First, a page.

Wednesday, July 6, 2005
Homeschooling High School
The prospect of Homeschool High leaves many parents trembling in fear. A cold sweat breaks out on the forehead of the new homeschooling mom who dares to envision life a few too many years down the road. Moms have little real difficulty teaching a child how to tie his shoes, but those same moms will often cringe at the very thought of teaching high school.
A good high-school-at-home plan can be easily set up by using the basic entrance requirements for college, whether your student wants to attend or not. The student's personal interests can be accommodated with some creative class development, and college-level classes can be utilized for high school and college credit at the same time through community colleges or distance learning programs.
If you have not been homeschooling previously, you will need to check your state's laws regarding legal homeschooling accountability. It is best to check with a reliable source such as http://www.hslda.org/ -- Home School Legal Defense Association -- for the actual laws in each state, since local school districts are often ignorant of their state's laws and can unintentionally mislead potential homeschoolers. Some states require you to file an "Intent to Homeschool" form with your school district; other states have no withdrawal procedure. Some states list which subjects must be taught in their homeschooling laws; others do not, meaning that there are no state-mandated requirements (i.e., Iowa lists no required subjects, but Pennsylvania has a detailed list).
You and your student need to decide if he is college-bound and what colleges are likely candidates. Check with those colleges and your state universities for a comparison of the basic admission requirements. Knowing how many years of math, science, English, and other classes are required for college admission will give you a basic plan for high school. Then, even if your student does not opt for college immediately after high school, you can still know that you have given him an excellent foundation for any future educational endeavors. I drew up a simple block chart with spaces for each grade (9th-12th) across the top and each subject area (math, English, science, social studies, and electives) down the sides. Then I penciled in our plan for what courses would be covered in which years. As I settled on specific books to use, those were also added to the spaces. It was a very basic guideline that changed several times over the years, but it gave us a place to start.
For a very rough outline of high school, begin with the basics of physical science (9th) and life science/biology (10th), a good foundational program for advanced grammar (9th and 10th) and the styles of composition writing (11th), algebra (9th), geometry (10th; Saxon Algebra 1 & 2 texts conveniently combine geometry with algebra in a clear and logical manner), world geography (9th), world history (10th), and American history (11th). Add in extra math and science courses when needed (11th and 12th), depending on your student's career goals and interests. Literature (12th) can be split into one semester of American authors and one semester of foreign authors. Half-year or semester classes in American government (12th) and economics (12th) help to prepare your student for life in an adult world, as will courses in personal finances, independent living skills, auto mechanics, or home economics. Music lessons do not need to be formal classes: regular participation in congregational singing at church meets my personal requirement for a vocal music class. Most homeschooled children are naturally active outdoors, so be sure to count their regular outdoor chores or recreational bicycling, roller-blading, or swimming as physical education.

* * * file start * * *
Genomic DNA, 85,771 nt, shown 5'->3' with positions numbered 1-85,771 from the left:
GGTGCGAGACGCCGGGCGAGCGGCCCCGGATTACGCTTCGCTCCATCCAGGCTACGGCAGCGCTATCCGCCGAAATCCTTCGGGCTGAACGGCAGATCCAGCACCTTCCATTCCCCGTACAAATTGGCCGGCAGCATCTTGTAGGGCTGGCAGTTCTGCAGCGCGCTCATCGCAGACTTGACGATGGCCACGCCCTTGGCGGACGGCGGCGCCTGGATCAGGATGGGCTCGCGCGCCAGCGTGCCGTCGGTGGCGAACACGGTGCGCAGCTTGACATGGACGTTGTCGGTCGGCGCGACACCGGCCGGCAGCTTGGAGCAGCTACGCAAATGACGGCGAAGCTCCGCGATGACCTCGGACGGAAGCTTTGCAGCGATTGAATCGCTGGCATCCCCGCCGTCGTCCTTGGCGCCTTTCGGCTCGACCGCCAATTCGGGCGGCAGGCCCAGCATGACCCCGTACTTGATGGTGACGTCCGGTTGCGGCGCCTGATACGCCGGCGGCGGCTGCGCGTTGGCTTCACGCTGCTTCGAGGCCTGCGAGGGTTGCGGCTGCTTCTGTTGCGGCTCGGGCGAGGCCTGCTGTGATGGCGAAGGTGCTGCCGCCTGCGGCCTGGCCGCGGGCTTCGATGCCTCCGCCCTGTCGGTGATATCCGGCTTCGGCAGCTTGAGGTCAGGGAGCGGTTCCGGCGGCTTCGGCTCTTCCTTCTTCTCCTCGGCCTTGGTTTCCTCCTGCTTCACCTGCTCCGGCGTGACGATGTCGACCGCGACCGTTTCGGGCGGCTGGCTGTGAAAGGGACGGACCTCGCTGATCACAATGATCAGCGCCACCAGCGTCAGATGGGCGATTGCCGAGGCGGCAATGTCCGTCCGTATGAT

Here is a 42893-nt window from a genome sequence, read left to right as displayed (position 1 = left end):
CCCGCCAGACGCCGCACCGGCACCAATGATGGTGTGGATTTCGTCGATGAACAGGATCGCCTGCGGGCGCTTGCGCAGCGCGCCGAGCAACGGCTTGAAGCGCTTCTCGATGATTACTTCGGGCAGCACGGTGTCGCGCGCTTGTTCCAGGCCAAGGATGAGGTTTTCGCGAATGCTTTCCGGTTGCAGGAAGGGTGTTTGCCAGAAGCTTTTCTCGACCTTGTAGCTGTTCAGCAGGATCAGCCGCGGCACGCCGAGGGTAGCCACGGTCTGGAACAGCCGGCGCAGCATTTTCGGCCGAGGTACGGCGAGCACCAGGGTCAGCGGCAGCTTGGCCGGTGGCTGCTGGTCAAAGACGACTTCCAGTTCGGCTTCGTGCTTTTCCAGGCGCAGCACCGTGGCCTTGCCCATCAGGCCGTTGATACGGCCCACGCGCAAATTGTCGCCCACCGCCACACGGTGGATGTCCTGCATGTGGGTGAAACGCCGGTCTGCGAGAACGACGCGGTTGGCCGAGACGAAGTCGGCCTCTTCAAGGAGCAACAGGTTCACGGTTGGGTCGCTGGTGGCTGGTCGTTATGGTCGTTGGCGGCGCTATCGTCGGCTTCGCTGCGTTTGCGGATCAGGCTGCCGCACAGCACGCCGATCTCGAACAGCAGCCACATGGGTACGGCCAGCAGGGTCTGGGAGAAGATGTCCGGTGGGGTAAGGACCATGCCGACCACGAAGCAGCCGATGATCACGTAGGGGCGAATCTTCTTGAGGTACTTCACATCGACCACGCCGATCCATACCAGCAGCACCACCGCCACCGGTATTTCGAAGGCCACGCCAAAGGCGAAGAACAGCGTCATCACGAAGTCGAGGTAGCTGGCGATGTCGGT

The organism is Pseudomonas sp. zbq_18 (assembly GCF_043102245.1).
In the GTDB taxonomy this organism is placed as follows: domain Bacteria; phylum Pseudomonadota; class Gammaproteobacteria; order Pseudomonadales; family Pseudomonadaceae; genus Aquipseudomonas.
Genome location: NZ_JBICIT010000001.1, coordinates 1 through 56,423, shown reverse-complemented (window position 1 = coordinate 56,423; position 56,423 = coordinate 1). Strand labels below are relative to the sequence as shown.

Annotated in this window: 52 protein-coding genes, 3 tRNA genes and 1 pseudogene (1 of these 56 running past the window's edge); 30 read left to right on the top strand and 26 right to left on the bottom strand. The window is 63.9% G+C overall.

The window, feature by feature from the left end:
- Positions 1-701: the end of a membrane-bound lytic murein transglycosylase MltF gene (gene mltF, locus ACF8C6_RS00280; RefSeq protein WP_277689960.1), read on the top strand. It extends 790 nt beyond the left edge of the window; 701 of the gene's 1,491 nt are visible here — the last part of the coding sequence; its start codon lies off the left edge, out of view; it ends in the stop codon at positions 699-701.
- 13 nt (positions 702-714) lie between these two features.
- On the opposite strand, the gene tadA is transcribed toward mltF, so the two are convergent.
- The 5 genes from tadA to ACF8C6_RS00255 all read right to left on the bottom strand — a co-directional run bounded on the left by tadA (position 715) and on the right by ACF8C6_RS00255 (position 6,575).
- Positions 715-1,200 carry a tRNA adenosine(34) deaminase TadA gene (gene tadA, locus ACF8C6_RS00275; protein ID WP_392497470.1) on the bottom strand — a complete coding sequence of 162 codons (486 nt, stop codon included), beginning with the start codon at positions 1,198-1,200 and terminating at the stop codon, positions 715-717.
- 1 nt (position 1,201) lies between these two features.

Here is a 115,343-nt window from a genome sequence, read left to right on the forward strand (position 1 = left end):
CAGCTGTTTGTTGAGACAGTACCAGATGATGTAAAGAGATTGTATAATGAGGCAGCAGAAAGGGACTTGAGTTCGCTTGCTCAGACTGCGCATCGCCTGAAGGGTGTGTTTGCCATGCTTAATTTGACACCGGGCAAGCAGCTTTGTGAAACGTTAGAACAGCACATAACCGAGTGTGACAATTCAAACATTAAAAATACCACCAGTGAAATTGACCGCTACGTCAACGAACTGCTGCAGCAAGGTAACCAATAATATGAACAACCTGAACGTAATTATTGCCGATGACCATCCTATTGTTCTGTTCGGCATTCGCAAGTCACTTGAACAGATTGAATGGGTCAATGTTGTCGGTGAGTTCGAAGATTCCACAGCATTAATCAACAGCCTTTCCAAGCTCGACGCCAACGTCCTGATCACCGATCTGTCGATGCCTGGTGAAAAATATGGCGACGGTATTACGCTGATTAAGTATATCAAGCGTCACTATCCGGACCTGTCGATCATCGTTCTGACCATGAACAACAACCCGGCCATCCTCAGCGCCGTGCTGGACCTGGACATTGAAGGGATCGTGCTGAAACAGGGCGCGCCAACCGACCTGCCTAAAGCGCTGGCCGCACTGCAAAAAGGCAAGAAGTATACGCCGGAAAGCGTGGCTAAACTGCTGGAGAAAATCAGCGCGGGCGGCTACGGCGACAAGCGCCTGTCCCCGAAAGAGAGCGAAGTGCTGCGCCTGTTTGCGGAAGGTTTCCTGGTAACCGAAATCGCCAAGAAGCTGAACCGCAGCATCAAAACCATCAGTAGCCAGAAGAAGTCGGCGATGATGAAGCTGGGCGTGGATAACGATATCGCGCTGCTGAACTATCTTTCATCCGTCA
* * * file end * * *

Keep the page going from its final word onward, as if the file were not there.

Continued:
Once you have a basic plan of the required classes for high school, you can tailor those requirements to your student's interests. My daughter became an ardent admirer of Abraham Lincoln as she focused her American history course around reading Presidential biographies. My son's personal interests exhibited themselves as he taught himself to play guitar with little or no involvement from others; I counted this as a legitimate "course," even though it did not have a textbook, a teacher, or an enrollment fee. The same principle applied to his learning percussion and earning a spot on the church worship team.
My daughter began working with tiny glass beads, threading them together into amazing patterns. A little internet research led her to animal designs, which she then strung together to form bracelets. She was making them for herself and as gifts for her friends, using the time as a relaxing diversion from her normal lessons. By the end of that year, she had designed so many intricate patterns herself that I gave her transcript-credit for "art projects." She also spent a great deal of "free" time researching the collection of antique clothing buttons she had inherited from her great-grandmother. As her knowledge of button history increased, so did her list of credits -- "Art History through Clothing Buttons." One of her goals in life is to be a judge for state and national competitions among button collectors, so this course was tailored specifically to her interest.
We had a hearing-impaired friend who usually "listened" by lip-reading, since few people sign. My son wanted to learn sign language as a favor to her, and when a local church offered a free night class, he enrolled. He later went on two mission trips to a boarding school for deaf children, vastly increasing his knowledge through immersion in the language. Two years of experience with American Sign Language has now been accepted by his college as his high school foreign language requirement.
Other homeschooled friends of ours have pursued their interests during high school as preparation for their chosen career fields: veterinary medicine, aviation, real estate, computer science, agriculture/farming, etc. Exposure to a variety of career options can be gained through field trips or informal interviews with acquaintances for the student who has not yet decided on a lifetime goal.